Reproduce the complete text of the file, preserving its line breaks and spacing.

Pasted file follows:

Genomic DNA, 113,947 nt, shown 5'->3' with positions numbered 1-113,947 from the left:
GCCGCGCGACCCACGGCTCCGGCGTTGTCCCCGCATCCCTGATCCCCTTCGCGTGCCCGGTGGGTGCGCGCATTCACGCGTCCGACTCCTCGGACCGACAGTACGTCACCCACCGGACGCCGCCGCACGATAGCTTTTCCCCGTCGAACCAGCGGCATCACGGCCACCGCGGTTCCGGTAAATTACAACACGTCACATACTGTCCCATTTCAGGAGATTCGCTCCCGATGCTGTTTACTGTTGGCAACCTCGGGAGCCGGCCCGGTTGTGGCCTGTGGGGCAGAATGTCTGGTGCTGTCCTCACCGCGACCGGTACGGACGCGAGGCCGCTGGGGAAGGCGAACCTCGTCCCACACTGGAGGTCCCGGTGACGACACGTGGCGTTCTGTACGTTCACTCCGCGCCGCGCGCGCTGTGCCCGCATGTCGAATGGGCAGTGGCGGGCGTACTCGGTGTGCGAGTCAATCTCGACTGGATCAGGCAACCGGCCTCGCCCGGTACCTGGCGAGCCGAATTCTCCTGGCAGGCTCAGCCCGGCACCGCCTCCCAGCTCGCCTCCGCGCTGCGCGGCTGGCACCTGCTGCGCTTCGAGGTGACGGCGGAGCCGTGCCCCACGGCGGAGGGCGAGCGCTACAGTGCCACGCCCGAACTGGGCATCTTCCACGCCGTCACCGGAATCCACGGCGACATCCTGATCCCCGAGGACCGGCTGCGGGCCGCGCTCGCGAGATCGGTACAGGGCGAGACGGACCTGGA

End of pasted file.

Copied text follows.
Genomic DNA, 113,947 nt, shown 5'->3' with positions numbered 1-113,947 from the left:
GCCGCGCGACCCACGGCTCCGGCGTTGTCCCCGCATCCCTGATCCCCTTCGCGTGCCCGGTGGGTGCGCGCATTCACGCGTCCGACTCCTCGGACCGACAGTACGTCACCCACCGGACGCCGCCGCACGATAGCTTTTCCCCGTCGAACCAGCGGCATCACGGCCACCGCGGTTCCGGTAAATTACAACACGTCACATACTGTCCCATTTCAGGAGATTCGCTCCCGATGCTGTTTACTGTTGGCAACCTCGGGAGCCGGCCCGGTTGTGGCCTGTGGGGCAGAATGTCTGGTGCTGTCCTCACCGCGACCGGTACGGACGCGAGGCCGCTGGGGAAGGCGAACCTCGTCCCACACTGGAGGTCCCGGTGACGACACGTGGCGTTCTGTACGTTCACTCCGCGCCGCGCGCGCTGTGCCCGCATGTCGAATGGGCAGTGGCGGGCGTACTCGGTGTGCGAGTCAATCTCGACTGGATCAGGCAACCGGCCTCGCCCGGTACCTGGCGAGCCGAATTCTCCTGGCAGGCTCAGCCCGGCACCGCCTCCCAGCTCGCCTCCGCGCTGCGCGGCTGGCACCTGCTGCGCTTCGAGGTGACGGCGGAGCCGTGCCCCACGGCGGAGGGCGAGCGCTACAGTGCCACGCCCGAACTGGGCATCTTCCACGCCGTCACCGGAATCCACGGCGACATCCTGATCCCCGAGGACCGGCTGCGGGCCGCGCTCGCGAGATCGGTACAGGGCGAGACGGACCTGGA